China Leaders Surprised by Pace of Economy’s Rebound

(Bloomberg) — China’s economy is recovering faster than top officials had expected with its Covid outbreak on reopening passing rapidly, according to a person familiar with the matter, suggesting the government will be restrained in rolling out new stimulus measures this year.

Most Read from Bloomberg

The infection wave that followed the abrupt removal of pandemic restrictions ended faster than senior leaders had expected, the person said, declining to be identified discussing government matters. The outbreak was expected to last at least through to February or March of this year, but most of the population was already infected by the end of January, the person said, allowing parts of the economy to recover quickly.

Stable Growth Targets | China's economy is seen rebounding this year

© Bloomberg
Stable Growth Targets | China’s economy is seen rebounding this year

In another sign of China’s growing comfort with the pace of the recovery, the country’s state media have been told to convey at next week’s National People’s Congress — the annual parliamentary gathering — that leaders are satisfied with how the rebound is playing out and the need for stimulus is moderate for now, another person familiar with the plans said. 


Load Error

The government is looking to “hold up” the economy rather than give extra support, the person said.

Click here to read this story in Chinese language.

For a guide to reading Bloomberg Chinese news, click here.

China’s State Council Information Office and the National Development and Reform Commission, the country’s economic planning agency, didn’t respond to faxed questions seeking more information Wednesday. 

Key data released this week backed the view the economy is recovering strongly after China abandoned its zero-tolerance Covid strategy in December. The reversal caught observers by surprise, with officials shifting from locking down neighborhoods and warning about the virus’s dangers to allowing factory staff to work while infected within a matter of weeks. 

The manufacturing sector saw its biggest improvement in activity in more than a decade in February and consumer activity climbed, the latest purchasing managers’ surveys showed. Chinese housing sales also rose for the first time in 20 months, according to data from the 100 biggest real estate developers.  

Read More on the Topic

The economic outlook remains uncertain, though, against the backdrop of weak global growth and rising interest rates. Demand for Chinese exports from some of the country’s biggest markets like the US and Europe have plummeted in recent months and are likely to remain weak this year. US-China tensions over technology and geopolitical matters have also escalated, weighing on business sentiment.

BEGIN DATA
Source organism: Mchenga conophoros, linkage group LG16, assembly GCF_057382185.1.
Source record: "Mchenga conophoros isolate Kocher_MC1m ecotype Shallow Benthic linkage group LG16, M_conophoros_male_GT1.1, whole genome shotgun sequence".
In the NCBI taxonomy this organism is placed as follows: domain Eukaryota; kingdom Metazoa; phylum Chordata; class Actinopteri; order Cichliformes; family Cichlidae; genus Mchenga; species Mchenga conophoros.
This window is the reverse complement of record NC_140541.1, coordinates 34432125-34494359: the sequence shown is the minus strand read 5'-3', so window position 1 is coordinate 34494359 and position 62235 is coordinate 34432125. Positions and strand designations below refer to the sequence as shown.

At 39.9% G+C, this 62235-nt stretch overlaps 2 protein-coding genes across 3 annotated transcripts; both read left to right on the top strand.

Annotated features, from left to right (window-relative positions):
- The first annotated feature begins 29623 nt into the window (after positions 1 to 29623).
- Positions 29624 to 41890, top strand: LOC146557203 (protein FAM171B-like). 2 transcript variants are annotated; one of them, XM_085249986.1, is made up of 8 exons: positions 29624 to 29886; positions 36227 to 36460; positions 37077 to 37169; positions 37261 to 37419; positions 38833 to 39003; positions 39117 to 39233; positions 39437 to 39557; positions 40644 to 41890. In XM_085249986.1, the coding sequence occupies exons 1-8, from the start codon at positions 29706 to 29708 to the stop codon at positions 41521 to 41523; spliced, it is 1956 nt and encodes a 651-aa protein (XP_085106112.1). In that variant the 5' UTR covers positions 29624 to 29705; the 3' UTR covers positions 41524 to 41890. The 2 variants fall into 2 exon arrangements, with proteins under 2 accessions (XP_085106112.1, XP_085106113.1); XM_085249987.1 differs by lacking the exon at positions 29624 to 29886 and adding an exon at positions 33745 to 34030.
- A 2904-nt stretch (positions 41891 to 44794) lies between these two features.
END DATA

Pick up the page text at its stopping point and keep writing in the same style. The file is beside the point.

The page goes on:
Economists expect China’s government to set a growth target for this year that’s higher than 5%, with some seeing it at around 5.5% or more. The economy expanded just 3% last year, the second slowest pace since the 1970s, amid the mass testing, lockdowns and widespread disruption that were the hallmarks of President Xi Jinping’s Covid Zero policy.

Many expect monetary and fiscal policy will remain supportive this year, although the chance of a big stimulus package is low. That means the People’s Bank of China will likely refrain from cutting interest rates sharply this year, but it could keep the financial system relatively flush with cash, and use other tools to spur lending in the economy.

China has been intent on reviving growth and consumer demand since the decision to move on from Covid Zero was made. That resulted in a downplaying of the severity of the reopening virus wave from officials and state media, with the country halting regular updates on cases and deaths and narrowing the definition for what constitutes a Covid fatality. 

Read more: China’s World-Beating Drop in Covid Deaths Revives Data Concerns

Reports from on the ground and on Chinese social media, which is consistently censored, indicated the outbreak was widespread, with hospitals overwhelmed by cases and crematoriums and funeral homes backed up for months. Vaccination rates for China’s elderly were lower than in other major economies and its homegrown shots less effective, which may account for how quickly the virus burned through the Covid-naive population. 

(Updates with more on China’s reopening Covid wave throughout.)

Most Read from Bloomberg Businessweek

©2023 Bloomberg L.P.

Continue Reading